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Coping with increasing orphan numbers through adoption

[Ethiopia] Russell Giles and his wife Vivian who are adopting Philimon and Bersable.
Russell Giles and his wife Vivian who are adopting Philimon and Bersable. (IRIN)

Wrapped in a bundle of warm blankets and lucky to be alive, four-month-old Thomas Bekele still faces a precarious future.

Orphaned three weeks ago when his mother died from tuberculosis, he is one of the almost five million orphans in Ethiopia - a mushrooming crisis that the government warned was "tearing apart the social fabric" of the country.

The rising number of orphans has, however, raised the demand for adoptions to a record high. Some 1,400 children made new homes abroad last year, more than double from the previous year.

Adoption agencies also doubled to 30 in the capital Addis Ababa in the last year, a highly lucrative market with some agencies charging parents fees of up to US $20,000 per child.

Bulti Gutema, who heads the country's adoption authority, says adoption of orphans poses many moral quandaries to his government. He blames the growing number of orphans and the increasing numbers of adoptions on poverty.

"We would prefer these children to remain in Ethiopia because it is their country," he says. "Adoption is the last resort because it doesn't help alleviate poverty in Ethiopia."

Bulti, however, admits that the $115 million a month needed to care for orphans in Ethiopia is simply out of the question, when compared to the country's annual health budget of $140 million. It means, for some children, overseas adoption is the only option, he says.

In a move to help stem the growing orphan crisis in Ethiopia, the US government announced a $20 million project in December to help the 530,000 HIV/AIDS orphans.

"We can't afford to look after every orphan," Bulti adds. "That is why adoption is one of our existing alternative child-care programmes, although it really solves the problems of just a few children."

Ethiopia has strict adoption laws, but the process can be pushed through in 10-15 days if the paperwork is in order, according to Balti.

An international convention, established in 1993, exists to protect children who are adopted overseas. It has been approved by 66 nations, although the Ethiopian government has not signed it yet.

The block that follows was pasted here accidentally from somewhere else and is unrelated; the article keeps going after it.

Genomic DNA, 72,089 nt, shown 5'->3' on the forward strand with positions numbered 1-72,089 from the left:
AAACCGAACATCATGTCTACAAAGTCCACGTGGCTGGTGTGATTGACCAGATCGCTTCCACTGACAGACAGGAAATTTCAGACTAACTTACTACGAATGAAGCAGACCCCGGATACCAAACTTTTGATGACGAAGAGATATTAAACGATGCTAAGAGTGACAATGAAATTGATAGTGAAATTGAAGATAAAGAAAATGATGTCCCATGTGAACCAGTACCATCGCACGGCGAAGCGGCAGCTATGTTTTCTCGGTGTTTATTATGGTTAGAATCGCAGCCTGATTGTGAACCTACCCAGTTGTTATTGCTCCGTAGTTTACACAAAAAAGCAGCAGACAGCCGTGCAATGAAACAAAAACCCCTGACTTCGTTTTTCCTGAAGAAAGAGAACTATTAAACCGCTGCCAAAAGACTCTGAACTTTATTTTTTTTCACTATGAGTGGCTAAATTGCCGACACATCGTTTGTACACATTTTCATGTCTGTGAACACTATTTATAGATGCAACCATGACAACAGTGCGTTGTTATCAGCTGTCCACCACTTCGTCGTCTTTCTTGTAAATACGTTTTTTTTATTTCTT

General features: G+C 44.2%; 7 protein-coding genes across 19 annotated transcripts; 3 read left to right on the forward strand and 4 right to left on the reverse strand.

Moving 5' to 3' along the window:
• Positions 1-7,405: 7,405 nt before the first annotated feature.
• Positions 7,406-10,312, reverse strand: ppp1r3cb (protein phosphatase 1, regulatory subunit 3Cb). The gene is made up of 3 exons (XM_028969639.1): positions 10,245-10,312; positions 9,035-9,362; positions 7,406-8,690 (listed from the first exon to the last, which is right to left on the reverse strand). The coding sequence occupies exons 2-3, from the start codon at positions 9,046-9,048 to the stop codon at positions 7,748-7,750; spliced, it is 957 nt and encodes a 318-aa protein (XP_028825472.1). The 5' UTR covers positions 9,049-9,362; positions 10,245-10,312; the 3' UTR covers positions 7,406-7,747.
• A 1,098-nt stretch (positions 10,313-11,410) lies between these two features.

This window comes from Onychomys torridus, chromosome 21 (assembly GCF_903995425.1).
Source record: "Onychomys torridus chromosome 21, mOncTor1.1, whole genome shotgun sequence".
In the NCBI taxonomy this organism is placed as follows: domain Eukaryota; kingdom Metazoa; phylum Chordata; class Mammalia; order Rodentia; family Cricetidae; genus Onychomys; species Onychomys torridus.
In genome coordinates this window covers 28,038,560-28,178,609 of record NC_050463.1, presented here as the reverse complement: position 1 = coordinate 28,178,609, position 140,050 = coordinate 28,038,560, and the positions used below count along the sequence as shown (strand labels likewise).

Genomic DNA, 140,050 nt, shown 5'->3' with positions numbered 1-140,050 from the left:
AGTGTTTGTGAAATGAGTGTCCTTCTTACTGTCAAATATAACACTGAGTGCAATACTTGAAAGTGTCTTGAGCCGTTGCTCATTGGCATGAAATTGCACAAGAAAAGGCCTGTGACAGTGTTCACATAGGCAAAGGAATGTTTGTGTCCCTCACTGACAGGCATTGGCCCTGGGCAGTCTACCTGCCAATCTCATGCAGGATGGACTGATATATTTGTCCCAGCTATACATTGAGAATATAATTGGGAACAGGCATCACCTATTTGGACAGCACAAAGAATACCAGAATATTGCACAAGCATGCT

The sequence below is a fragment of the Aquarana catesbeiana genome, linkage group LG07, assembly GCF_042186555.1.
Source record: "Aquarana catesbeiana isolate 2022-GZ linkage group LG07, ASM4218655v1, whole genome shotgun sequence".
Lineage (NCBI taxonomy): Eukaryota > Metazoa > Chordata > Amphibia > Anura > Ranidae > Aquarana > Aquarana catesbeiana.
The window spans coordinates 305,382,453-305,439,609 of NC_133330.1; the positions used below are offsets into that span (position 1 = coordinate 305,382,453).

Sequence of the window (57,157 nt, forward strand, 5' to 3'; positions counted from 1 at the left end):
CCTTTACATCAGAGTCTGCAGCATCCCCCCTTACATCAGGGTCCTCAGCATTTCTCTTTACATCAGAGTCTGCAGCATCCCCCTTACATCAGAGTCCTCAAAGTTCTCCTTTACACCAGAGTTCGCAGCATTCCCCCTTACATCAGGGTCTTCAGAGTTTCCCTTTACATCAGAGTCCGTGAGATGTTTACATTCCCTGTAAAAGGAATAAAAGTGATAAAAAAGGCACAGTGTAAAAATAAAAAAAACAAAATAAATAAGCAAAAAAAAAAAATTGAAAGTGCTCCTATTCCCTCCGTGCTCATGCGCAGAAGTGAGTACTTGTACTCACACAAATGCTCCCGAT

Most orphaned children from Ethiopia go to France, Australia, the US and Ireland. Couples are turning abroad because of the huge delays - four or five years sometimes - to adopt within their own country.

"Parents adopt from Ethiopia because of the poverty and the children are beautiful and attractive," said Tsegaye Berhe of Horizon Homes, a halfway house where children from orphanages wait until they are selected by parents from the US.

"It is not difficult to adopt here, the Ethiopian government has few restrictions for adoptive parents. Organisations like his will pay orphanages a small amount for upkeep of a child.

"This should not be seen as though we are purchasing a child," says Tsegaye. "We are just refunding the costs incurred by the orphanages."

Most adoption agencies are non-profit. His organisation, which opened last year, received around $6,000 a month to cover the expense of looking after the 32 children it sent to America. Next year, they hope to send more than 50 children.

For accountant Russell Giles, 33, and his wife Vivian, 30, who have four of their own children, they expect to be in Ethiopia for three weeks while they adopt brother and sister Philimon, 5, and Bersable, 6.

"The government here has been very open and willing," said the couple from Salt Lake City, Utah, who are adopting privately from an orphanage, rather than through an agency. "Other countries appear very open, but clamp up once the process has started."

While they meet Philimon and Bersable for the first time in a nervous encounter, just a few metres away, 15-year-old Genet Girma was trying to give her two children up.

"I have nothing to give them," she said of the two tiny eight-week old twins strapped to her front and back. "I am too poor."

Most mothers will simply abandon their children near a police station or church rather than turn up at orphanages, where by law, they must be turned away. Any children that turn out to be HIV-positive cannot be put up for adoption.

Daniel, a three-year-old, bright-eyed boy who is HIV-positive, sits and stares each day as new prospective parents walks around the orphanage, often crying when they leave.

"It is very hard for him to see children leave with new moms and dads because he never leaves and he doesn't understand why," says Sister Camilla, who has worked in the country for more than 30 years.

This article was produced by IRIN News while it was part of the United Nations Office for the Coordination of Humanitarian Affairs. Please send queries on copyright or liability to the UN. For more information:

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